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Uber courts London’s black-cab drivers in push to expand services


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Uber is courting one of its oldest foes, the London black-cab driver, as it looks to add a new taxi option to its fleet in the UK capital next year.

San Francisco-based Uber has begun inviting London black-cab drivers to register for its planned new service, despite continued opposition to the ride-hailing company from the Licensed Taxi Drivers’ Association, which represents about two-thirds of London’s 15,000 cabbies.

The company made a similar effort to win over London black-cab drivers in 2016 but the option to hail “hackney carriages” was discontinued in 2017 after the number of active drivers plateaued in the low hundreds. Uber said that if it could secure “several hundred” cab drivers this time, it planned to launch the feature early in 2024.

But the LTDA said on Wednesday: “We have no interest in sullying the name of London’s iconic, world-renowned black cab trade by aligning it with Uber, its poor safety record and everything else that comes with it.”

Traditional taxis, once considered Uber’s arch nemesis, are now a familiar feature on its app in 33 countries, with Paris the most recent addition last month. It says that more than 10 per cent of Uber trips are completed by taxi drivers in Europe and the Middle East, delivering more than $1bn in earnings this year. Adding taxis has allowed Uber to expand in markets such as Spain and Germany that place severe limits on private hire operators.

“I firmly believe that Uber and taxis are better together,” said Andrew Macdonald, Uber’s senior vice-president of mobility and business operations. “We continue to see that when Uber and taxis partner, it’s a win for drivers, riders and the cities we both serve. We look forward to giving every taxi driver in the world access to Uber trips while continuing to earn the trust of our taxi partners globally.”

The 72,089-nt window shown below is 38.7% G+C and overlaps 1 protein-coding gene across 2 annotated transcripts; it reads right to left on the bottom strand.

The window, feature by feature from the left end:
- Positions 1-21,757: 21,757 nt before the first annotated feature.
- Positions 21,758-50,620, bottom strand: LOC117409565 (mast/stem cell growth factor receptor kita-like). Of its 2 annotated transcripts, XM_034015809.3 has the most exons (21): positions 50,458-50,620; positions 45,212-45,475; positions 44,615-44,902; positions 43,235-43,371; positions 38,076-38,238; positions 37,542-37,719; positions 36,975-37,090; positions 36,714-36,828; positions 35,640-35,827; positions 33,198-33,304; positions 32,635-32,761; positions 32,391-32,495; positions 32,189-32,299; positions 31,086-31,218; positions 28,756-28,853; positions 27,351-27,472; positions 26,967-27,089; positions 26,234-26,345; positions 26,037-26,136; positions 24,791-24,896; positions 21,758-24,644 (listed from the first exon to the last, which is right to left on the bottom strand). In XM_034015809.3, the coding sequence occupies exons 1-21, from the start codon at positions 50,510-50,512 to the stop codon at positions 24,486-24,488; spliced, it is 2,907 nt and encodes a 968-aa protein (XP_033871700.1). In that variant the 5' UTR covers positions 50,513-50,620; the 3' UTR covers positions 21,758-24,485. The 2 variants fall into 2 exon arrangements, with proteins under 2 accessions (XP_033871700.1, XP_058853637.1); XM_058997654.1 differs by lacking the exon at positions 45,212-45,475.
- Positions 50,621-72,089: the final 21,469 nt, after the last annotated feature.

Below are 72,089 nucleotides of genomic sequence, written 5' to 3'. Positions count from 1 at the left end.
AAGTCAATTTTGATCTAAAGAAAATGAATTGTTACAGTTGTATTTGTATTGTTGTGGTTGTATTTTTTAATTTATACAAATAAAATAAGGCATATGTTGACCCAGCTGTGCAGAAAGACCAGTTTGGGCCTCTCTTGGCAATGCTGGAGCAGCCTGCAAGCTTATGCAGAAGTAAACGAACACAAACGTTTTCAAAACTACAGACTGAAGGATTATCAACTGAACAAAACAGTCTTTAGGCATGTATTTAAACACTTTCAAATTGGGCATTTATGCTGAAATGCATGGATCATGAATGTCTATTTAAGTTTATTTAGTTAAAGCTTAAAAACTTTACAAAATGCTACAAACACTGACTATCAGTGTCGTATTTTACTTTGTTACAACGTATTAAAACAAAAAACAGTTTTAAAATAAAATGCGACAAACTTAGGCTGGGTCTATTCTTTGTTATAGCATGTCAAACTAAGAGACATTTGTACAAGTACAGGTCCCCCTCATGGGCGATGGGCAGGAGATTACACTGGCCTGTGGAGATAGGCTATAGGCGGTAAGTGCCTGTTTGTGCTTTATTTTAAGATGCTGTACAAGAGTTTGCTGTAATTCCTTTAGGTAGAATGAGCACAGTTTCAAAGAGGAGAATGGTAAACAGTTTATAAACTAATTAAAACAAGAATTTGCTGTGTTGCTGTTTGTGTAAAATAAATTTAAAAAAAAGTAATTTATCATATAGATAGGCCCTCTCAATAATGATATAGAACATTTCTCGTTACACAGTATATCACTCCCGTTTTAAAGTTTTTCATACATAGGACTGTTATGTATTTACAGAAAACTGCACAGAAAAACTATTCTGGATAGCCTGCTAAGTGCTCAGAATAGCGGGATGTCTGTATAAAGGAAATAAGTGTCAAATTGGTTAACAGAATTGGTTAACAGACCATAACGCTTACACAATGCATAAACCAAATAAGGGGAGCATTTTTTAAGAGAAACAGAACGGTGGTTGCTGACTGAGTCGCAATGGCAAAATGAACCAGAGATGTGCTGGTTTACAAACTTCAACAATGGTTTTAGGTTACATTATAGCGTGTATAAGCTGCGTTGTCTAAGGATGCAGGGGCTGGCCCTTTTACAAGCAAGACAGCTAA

Uber added thousands of New York City’s yellow taxis last year via a partnership with two local companies, Curb and CMT, despite ongoing opposition from some drivers’ associations there.

However, London — one of Uber’s largest markets with millions of regular customers — has been a holdout ever since black-cab drivers blockaded the city’s streets in 2014 to protest against what the LTDA argued was a lack of proper regulation for app-based operators.

“[We] don’t believe our members will even consider joining the app, given its well-documented, poor record on everything from passenger safety to workers’ rights in London,” said Steve McNamara, general secretary of the LTDA. “There is no demand for this partnership from the London licensed taxi drivers we represent or our passengers.”

Uber has had a chequered history in London since it first launched there in 2012. It was denied a licence by Transport for London, the operating authority, in September 2017 and again in November 2019, after the agency said it was not a “fit and proper” operator. Uber successfully challenged those decisions in court. TfL granted Uber a new 30-month licence in February 2022.

The rise of mobile ride-hailing services such as Uber has upended the traditional taxi industry over the past decade, despite apps such as Bolt and FreeNow that already feature black cabs in London.

Data from the UK’s Department for Transport shows that licensed taxi vehicle numbers have fallen since 2015, with a particularly sharp drop during the Covid-19 pandemic in 2020, from which London cabs have made only a small recovery. Meanwhile, the number of private hire vehicles in England hit new highs this year.

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